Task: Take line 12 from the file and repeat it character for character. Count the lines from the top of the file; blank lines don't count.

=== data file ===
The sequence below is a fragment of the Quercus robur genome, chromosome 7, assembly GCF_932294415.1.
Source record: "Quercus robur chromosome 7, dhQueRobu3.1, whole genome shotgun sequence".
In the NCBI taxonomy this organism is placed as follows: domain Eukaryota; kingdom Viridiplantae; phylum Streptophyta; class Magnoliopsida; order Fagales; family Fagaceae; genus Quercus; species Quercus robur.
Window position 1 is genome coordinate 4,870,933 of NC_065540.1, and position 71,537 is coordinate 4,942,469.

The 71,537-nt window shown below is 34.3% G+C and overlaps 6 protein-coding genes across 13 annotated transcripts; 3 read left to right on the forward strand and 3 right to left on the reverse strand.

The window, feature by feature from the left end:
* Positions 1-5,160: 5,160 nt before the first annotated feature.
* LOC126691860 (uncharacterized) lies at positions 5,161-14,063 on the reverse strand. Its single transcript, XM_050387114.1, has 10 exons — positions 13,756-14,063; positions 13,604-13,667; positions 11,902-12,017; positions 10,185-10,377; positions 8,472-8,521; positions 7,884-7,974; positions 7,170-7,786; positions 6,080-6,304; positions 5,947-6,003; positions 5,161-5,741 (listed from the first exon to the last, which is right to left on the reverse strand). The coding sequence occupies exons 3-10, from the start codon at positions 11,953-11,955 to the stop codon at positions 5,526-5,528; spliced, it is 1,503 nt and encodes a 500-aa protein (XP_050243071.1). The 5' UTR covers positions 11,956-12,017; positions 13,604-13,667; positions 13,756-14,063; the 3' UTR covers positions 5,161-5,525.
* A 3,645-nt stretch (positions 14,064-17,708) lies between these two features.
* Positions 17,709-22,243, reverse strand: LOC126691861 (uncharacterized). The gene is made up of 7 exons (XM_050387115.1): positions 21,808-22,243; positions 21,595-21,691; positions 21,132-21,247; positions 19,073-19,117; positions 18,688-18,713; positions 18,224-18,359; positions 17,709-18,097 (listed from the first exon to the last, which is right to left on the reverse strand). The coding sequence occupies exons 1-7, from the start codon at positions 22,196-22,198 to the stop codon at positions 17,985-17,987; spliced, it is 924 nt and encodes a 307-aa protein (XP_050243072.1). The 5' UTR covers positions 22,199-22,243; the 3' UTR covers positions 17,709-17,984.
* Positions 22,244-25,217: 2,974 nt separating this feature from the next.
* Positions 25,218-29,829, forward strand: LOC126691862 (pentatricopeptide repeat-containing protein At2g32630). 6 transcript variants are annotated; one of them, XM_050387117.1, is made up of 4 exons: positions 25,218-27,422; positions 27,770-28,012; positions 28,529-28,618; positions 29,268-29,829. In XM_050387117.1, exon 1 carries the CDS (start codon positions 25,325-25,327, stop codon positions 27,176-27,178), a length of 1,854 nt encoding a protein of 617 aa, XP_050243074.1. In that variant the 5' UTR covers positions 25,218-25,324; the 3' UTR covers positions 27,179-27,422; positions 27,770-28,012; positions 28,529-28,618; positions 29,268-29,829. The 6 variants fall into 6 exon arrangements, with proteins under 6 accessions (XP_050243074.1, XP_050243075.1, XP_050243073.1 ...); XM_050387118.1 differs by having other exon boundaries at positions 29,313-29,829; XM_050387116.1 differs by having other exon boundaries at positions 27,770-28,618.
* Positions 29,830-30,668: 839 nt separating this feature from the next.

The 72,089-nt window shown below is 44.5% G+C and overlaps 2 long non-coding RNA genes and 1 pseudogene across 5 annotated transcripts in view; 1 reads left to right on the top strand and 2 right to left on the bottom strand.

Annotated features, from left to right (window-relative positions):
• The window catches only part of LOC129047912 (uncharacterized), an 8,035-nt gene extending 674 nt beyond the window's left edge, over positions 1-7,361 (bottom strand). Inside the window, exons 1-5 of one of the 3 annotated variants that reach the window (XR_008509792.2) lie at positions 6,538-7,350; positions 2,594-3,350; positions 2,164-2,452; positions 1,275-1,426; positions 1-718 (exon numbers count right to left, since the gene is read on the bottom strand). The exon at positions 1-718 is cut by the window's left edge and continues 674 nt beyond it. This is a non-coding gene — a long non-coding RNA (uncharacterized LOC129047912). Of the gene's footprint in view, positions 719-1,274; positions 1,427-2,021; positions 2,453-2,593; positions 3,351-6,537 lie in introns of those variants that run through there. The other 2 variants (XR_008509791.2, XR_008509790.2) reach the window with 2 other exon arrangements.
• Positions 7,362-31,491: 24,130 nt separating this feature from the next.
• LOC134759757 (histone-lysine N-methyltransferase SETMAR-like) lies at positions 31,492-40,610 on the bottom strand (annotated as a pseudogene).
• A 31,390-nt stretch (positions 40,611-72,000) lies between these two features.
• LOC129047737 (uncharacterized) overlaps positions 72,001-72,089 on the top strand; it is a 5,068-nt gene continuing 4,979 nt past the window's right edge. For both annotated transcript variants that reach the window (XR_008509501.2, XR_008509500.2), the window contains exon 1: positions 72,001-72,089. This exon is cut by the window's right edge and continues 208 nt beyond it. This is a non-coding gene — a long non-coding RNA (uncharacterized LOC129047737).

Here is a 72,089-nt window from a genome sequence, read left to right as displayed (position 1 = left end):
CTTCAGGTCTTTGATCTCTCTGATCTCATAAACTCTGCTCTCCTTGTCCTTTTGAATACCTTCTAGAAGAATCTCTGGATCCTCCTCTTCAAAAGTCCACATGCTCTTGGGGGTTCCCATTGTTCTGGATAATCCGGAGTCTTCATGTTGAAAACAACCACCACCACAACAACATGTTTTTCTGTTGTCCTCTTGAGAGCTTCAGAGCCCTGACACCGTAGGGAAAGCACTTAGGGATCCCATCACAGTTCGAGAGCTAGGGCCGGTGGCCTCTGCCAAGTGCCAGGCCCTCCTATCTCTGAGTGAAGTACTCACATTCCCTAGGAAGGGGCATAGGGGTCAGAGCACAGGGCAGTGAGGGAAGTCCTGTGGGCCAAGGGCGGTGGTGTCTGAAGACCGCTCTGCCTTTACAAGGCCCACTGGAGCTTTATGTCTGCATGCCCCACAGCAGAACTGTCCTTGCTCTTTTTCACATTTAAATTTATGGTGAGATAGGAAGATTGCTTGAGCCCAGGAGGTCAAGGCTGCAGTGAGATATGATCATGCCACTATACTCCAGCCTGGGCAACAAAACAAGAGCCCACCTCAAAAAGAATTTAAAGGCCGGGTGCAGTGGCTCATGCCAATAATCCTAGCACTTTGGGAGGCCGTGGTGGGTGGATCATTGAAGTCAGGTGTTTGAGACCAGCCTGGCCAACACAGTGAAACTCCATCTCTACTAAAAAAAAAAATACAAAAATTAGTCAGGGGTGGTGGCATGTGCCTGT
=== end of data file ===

* Positions 25,218-29,829, forward strand: LOC126691862 (pentatricopeptide repeat-containing protein At2g32630). 6 transcript variants are annotated; one of them, XM_050387117.1, is made up of 4 exons: positions 25,218-27,422; positions 27,770-28,012; positions 28,529-28,618; positions 29,268-29,829. In XM_050387117.1, exon 1 carries the CDS (start codon positions 25,325-25,327, stop codon positions 27,176-27,178), a length of 1,854 nt encoding a protein of 617 aa, XP_050243074.1. In that variant the 5' UTR covers positions 25,218-25,324; the 3' UTR covers positions 27,179-27,422; positions 27,770-28,012; positions 28,529-28,618; positions 29,268-29,829. The 6 variants fall into 6 exon arrangements, with proteins under 6 accessions (XP_050243074.1, XP_050243075.1, XP_050243073.1 ...); XM_050387118.1 differs by having other exon boundaries at positions 29,313-29,829; XM_050387116.1 differs by having other exon boundaries at positions 27,770-28,618.